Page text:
When the actual negotiation begins, be careful with word selection. Dalton advises against using emotional phrases, such as “I deserve …”

“It really isn't about deserving. I think less deserving people will get more money,” he said. “They're getting paid more because they asked for it.”

Steve Dalton Negotiate your way to higher pay

Instead, he suggests backing up a request for more money with research and data. Use sites such as Glassdoor.com to find the average salary for professions by location.

“It's not the absolute accurateness of those numbers that's critical – it's the fact that you are presenting your employer with facts,” Dalton said. “I think if you go in with facts rather than opinions, you are putting the onus on the other person to come up with their own facts for why it is the way that it is.”

For example, Dalton suggests telling the employer, “The average starting salary for someone from (a similar company) is 10 percent higher than the starting salary you mentioned.” Then, stop speaking and let the employer justify their figures.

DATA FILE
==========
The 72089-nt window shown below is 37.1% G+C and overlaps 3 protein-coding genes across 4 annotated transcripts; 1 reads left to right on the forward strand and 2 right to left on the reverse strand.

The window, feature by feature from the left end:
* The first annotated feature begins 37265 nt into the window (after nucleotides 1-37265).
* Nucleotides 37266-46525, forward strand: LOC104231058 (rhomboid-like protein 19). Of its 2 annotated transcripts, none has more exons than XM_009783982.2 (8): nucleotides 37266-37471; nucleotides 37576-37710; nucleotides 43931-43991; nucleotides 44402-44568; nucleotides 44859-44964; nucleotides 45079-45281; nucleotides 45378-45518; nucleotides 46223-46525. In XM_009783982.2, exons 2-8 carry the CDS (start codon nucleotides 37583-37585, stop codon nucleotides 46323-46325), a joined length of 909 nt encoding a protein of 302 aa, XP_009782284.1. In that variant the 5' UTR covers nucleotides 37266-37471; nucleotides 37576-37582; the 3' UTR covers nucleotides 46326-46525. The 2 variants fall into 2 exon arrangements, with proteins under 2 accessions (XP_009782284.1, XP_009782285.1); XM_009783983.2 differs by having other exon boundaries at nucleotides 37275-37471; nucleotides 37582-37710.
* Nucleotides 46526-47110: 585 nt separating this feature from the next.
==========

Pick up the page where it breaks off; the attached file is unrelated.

“When you are talking about facts, it’s really hard to hurt feelings,” he said. “When you start talking about opinions and start speculating, that's when you get into some pretty tricky territory.”

If the employer won’t budge on pay, get creative and try another approach. Dalton suggests asking the employer, "Do you have any flexibility around a signing bonus? Do you have any flexibility around vacation time?" Then, pay close attention to their answer.

“There is a big difference when an employer answers a question, ‘No,’ versus, ‘Well, we don't have that much room to negotiate.’ That implies that they have some room to negotiate,” Dalton said.